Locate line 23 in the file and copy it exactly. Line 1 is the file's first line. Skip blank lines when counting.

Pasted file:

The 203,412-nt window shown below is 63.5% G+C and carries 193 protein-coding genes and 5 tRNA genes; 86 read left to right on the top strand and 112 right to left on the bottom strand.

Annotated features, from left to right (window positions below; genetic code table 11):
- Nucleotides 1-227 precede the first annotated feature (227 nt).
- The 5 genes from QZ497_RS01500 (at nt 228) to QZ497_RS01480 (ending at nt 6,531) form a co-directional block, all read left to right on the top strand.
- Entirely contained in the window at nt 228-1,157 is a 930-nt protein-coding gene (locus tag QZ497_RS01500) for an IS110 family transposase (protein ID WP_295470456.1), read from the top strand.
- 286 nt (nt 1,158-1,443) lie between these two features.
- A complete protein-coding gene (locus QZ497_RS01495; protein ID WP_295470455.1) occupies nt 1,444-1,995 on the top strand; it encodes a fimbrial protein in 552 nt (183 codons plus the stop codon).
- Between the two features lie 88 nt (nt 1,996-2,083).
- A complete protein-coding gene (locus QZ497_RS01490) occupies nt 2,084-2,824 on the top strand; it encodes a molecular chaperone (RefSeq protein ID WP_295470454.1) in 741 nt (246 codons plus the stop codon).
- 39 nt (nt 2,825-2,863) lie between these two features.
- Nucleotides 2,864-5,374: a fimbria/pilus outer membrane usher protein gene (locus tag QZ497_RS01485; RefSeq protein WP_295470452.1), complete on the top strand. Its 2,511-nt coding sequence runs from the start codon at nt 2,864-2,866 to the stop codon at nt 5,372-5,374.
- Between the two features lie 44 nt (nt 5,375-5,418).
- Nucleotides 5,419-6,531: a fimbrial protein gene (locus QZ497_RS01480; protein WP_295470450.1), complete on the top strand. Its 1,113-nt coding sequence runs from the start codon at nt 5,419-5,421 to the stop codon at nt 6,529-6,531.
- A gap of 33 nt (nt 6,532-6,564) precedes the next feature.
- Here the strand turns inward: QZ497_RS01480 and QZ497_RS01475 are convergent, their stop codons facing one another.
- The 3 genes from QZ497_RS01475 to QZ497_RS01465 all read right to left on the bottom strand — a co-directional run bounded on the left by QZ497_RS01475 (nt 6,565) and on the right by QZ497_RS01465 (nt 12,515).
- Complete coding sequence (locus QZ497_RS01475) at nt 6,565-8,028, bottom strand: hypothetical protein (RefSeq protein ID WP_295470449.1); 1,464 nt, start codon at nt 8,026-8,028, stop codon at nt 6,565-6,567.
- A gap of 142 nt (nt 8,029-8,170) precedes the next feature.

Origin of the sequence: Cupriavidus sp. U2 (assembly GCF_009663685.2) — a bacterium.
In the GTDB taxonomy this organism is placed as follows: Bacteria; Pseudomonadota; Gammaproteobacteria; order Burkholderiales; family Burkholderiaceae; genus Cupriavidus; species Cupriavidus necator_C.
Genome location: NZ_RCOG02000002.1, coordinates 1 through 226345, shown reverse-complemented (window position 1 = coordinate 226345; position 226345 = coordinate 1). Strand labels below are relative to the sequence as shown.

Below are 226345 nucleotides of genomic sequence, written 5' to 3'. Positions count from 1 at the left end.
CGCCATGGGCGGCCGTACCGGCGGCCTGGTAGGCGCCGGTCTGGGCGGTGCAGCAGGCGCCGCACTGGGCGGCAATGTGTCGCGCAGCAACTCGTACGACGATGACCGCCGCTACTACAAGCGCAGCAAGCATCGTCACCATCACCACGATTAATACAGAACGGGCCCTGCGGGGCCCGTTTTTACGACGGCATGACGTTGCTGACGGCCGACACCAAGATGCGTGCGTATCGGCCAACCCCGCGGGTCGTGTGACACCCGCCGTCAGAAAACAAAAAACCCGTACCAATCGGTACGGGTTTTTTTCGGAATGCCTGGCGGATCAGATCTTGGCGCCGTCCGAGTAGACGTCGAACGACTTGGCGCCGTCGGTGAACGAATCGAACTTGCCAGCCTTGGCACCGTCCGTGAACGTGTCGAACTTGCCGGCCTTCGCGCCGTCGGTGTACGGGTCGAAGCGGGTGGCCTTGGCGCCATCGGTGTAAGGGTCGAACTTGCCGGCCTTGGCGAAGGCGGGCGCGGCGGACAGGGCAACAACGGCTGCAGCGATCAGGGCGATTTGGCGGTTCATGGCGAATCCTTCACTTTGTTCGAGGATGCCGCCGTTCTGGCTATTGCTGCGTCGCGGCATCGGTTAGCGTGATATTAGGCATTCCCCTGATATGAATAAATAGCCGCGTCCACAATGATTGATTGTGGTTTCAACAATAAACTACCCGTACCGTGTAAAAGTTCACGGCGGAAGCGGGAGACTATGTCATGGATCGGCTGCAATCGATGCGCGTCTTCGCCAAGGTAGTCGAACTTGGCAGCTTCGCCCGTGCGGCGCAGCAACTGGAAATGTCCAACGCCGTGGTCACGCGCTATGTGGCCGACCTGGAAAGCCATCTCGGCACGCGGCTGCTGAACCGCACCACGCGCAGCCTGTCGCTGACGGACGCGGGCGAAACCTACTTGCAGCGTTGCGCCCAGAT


CGCCATGGGCGGCCGTACCGGCGGCCTGGTAGGCGCCGGTCTGGGCGGTGCAGCAGGCGCCGCACTGGGCGGCAATGTGTCGCGCAGCAACTCGTACGACGATGACCGCCGCTACTACAAGCGCAGCAAGCATCGTCACCATCACCACGATTAATACAGAACGGGCCCTGCGGGGCCCGTTTTTACGACGGCATGACGTTGCTGACGGCCGACACCAAGATGCGTGCGTATCGGCCAACCCCGCGGGTCGTGTGACACCCGCCGTCAGAAAACAAAAAACCCGTACCAATCGGTACGGGTTTTTTTCGGAATGCCTGGCGGATCAGATCTTGGCGCCGTCCGAGTAGACGTCGAACGACTTGGCGCCGTCGGTGAACGAATCGAACTTGCCAGCCTTGGCACCGTCCGTGAACGTGTCGAACTTGCCGGCCTTCGCGCCGTCGGTGTACGGGTCGAAGCGGGTGGCCTTGGCGCCATCGGTGTAAGGGTCGAACTTGCCGGCCTTGGCGAAGGCGGGCGCGGCGGACAGGGCAACAACGGCTGCAGCGATCAGGGCGATTTGGCGGTTCATGGCGAATCCTTCACTTTGTTCGAGGATGCCGCCGTTCTGGCTATTGCTGCGTCGCGGCATCGGTTAGCGTGATATTAGGCATTCCCCTGATATGAATAAATAGCCGCGTCCACAATGATTGATTGTGGTTTCAACAATAAACTACCCGTACCGTGTAAAAGTTCACGGCGGAAGCGGGAGACTATGTCATGGATCGGCTGCAATCGATGCGCGTCTTCGCCAAGGTAGTCGAACTTGGCAGCTTCGCCCGTGCGGCGCAGCAACTGGAAATGTCCAACGCCGTGGTCACGCGCTATGTGGCCGACCTGGAAAGCCATCTCGGCACGCGGCTGCTGAACCGCACCACGCGCAGCCTGTCGCTGACGGACGCGGGCGAAACCTACTTGCAGCGTTGCGCCCAGAT